mercredi 21 avril 2010
Ouvriers migrants, Fresno, Californie.
“This photo was taken at about 4:30 in the morning in Fresno, California. The workers, most of them undocumented Oaxacan immigrants, are being transported on a farm labor bus to pick raisin grapes, one of the most grueling of all farm labor jobs. The bus journey through town took almost two hours: some tried to continue sleeping, but they would be awakened each time a new group of workers boarded. The man driving is their boss, a farm labor contractor. He paid them 21 cents per bucket and then deducted six dollars a day for the bus ride and another six dollars for lunch. Some workers would return home with less than 20 dollars after working a twelve hour day.”
Dorothy Height aux côtés de Martin Luther King qui s'apprête à prononcer "I have a Dream", 1963.
"If Ms. Height was less well known than her contemporaries in either the civil rights or women’s movement, it was perhaps because she was doubly marginalized, pushed offstage by women’s groups because of her race and by black groups because of her sex. Throughout her career, she responded quietly but firmly, working with a characteristic mix of limitless energy and steely gentility to ally the two movements in the fight for social justice."
Lire l'article complet ici dans The New York Times (20 avril).
samedi 17 avril 2010
Pears, Clinton, Connecticut, 1973
"I am fearful of elevators, loneliness, and the evening. It’s not the deep dark weightlessness of late night that perturbs and frightens me, it’s the transition from light (to be able to see) to darkness that troubles and unsettles me. It is within these hours where I become anxious and filled with despair.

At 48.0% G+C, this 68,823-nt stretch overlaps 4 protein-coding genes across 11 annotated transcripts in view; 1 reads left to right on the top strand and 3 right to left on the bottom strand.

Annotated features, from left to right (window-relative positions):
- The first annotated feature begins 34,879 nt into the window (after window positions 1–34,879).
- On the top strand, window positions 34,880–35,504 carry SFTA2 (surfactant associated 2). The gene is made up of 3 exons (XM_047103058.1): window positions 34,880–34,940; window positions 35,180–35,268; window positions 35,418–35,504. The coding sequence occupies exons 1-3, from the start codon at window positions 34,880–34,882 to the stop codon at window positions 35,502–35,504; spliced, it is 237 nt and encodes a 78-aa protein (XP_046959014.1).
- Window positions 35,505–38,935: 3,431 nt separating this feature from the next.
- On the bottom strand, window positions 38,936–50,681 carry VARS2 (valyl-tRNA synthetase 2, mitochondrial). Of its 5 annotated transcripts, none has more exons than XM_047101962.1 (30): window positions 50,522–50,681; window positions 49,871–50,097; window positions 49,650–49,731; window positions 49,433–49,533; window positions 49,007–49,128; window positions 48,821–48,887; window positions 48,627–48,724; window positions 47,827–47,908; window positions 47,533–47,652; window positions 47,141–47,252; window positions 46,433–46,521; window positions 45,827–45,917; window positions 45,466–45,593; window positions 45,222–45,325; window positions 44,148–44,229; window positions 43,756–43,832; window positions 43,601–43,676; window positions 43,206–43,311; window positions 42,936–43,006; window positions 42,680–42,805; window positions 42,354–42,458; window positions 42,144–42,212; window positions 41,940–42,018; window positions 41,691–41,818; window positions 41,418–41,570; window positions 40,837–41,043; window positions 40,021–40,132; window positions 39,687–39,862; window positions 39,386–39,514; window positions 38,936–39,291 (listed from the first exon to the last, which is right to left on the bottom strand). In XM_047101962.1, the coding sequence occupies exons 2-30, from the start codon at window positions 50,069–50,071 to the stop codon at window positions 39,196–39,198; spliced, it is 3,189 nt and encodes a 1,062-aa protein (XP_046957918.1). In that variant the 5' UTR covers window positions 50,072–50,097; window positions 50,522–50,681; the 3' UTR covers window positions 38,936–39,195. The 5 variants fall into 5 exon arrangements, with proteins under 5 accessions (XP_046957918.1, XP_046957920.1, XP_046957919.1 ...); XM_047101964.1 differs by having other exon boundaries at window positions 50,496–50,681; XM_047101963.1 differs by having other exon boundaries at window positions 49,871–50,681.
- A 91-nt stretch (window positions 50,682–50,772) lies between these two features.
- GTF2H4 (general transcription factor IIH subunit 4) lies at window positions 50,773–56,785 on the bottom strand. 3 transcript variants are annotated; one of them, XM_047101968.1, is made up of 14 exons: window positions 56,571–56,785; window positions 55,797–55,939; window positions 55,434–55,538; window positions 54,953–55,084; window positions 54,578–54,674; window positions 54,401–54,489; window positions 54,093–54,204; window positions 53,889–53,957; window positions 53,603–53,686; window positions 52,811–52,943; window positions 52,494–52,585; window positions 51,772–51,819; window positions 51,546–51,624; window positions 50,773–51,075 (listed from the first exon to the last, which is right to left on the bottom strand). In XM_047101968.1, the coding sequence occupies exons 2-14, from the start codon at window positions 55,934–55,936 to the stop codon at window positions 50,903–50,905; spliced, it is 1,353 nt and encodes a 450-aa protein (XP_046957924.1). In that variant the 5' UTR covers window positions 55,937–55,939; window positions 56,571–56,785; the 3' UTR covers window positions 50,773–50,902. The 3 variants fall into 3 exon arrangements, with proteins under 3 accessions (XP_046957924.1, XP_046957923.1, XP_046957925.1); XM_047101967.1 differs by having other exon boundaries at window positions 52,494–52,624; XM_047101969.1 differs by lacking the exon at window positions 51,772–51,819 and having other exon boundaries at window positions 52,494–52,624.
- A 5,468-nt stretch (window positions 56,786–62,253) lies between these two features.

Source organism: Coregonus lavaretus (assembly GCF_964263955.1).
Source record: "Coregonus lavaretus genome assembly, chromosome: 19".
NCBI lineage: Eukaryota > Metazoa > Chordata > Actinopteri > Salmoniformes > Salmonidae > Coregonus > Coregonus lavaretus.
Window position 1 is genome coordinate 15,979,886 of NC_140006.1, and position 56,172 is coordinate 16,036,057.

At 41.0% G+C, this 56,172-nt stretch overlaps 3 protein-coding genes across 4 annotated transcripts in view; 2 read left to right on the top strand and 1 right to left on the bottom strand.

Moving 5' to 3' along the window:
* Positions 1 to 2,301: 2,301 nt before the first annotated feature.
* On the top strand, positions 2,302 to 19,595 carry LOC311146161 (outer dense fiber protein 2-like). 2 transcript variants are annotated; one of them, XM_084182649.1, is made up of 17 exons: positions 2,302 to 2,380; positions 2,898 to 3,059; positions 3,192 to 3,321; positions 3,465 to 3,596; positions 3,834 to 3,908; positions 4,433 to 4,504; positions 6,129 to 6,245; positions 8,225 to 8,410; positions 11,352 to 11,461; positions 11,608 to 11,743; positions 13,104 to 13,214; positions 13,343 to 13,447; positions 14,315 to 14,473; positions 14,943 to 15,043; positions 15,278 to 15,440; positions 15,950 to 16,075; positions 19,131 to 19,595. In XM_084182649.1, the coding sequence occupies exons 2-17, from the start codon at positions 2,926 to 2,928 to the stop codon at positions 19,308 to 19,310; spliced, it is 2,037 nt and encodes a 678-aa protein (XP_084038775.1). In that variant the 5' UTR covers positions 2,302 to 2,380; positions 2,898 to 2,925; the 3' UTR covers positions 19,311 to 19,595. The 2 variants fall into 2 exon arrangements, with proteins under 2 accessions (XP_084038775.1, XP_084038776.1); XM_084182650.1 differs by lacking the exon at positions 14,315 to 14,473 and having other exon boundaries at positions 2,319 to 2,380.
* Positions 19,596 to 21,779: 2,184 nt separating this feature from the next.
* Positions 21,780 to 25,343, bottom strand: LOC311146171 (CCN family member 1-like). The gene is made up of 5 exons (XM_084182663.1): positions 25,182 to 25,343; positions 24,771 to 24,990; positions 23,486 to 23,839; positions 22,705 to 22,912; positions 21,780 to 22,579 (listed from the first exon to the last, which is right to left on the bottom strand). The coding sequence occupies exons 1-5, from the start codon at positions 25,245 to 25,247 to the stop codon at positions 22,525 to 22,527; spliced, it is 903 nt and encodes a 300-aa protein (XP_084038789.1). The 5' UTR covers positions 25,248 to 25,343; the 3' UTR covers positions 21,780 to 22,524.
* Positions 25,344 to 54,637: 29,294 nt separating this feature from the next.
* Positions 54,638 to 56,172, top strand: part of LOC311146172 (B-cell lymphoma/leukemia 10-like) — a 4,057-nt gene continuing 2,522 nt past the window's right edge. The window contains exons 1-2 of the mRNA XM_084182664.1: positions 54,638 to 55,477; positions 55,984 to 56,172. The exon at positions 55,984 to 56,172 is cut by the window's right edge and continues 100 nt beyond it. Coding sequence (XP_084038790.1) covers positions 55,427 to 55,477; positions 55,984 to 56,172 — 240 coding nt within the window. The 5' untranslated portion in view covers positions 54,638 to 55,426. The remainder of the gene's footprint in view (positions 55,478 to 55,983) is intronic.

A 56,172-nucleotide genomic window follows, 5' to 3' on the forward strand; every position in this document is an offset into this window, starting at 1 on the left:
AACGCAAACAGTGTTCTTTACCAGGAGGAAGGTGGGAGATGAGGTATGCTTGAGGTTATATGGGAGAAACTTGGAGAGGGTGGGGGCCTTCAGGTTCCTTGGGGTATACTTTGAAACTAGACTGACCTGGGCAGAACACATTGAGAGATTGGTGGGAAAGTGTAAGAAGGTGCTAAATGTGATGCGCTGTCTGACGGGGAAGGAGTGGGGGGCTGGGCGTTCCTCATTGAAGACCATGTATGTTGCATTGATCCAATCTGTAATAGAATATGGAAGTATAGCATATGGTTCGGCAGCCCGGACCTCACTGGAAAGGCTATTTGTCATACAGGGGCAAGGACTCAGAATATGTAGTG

This must be one of the reasons I am a photographer. I go out into the world, to breathe its notoriety and humor, to be able to see clearer, to look for understanding and purpose, to open up, and reach exuberantly and unforgivingly for the light.
But as the sun sets, and darkness begins to overwhelm the struggle, my life becomes unsettled.
This is in my pictures. It is my desperate attempt to stamp the world with good humor and grace. It is my attempt to fight fiercely, with “ruthless determination” against banality. To feel the world, to find its purpose, to understand its laws, to expose its beauty and grace, for me, lies within the hours of the day. As I work within the conflicts of the rebellious and uncontrollable light of day, I wait for the repercussions of the night, like a naughty child who waits for his father to return home in the evening."
Son portfolio ici
"I am mainly concerned with things such as the lightfall on a white skin, bruises on an arm, hands which disfigure in water, and starting goose-pimples in frosty weather. Only then you see the texture of the skin so beautifully. It is exciting to see what happens when you put a leg over a horizontal bar or when you hang a person's hair in a bush. Besides this I pay a lot of attention to the right position, to the mise-en-scene, to matching clothes as well as their colour, to the gaze and posture of the model. I arrange everything, to the smallest detail, such as the nail polish on their fingers."
D'autres photos ici
dimanche 11 avril 2010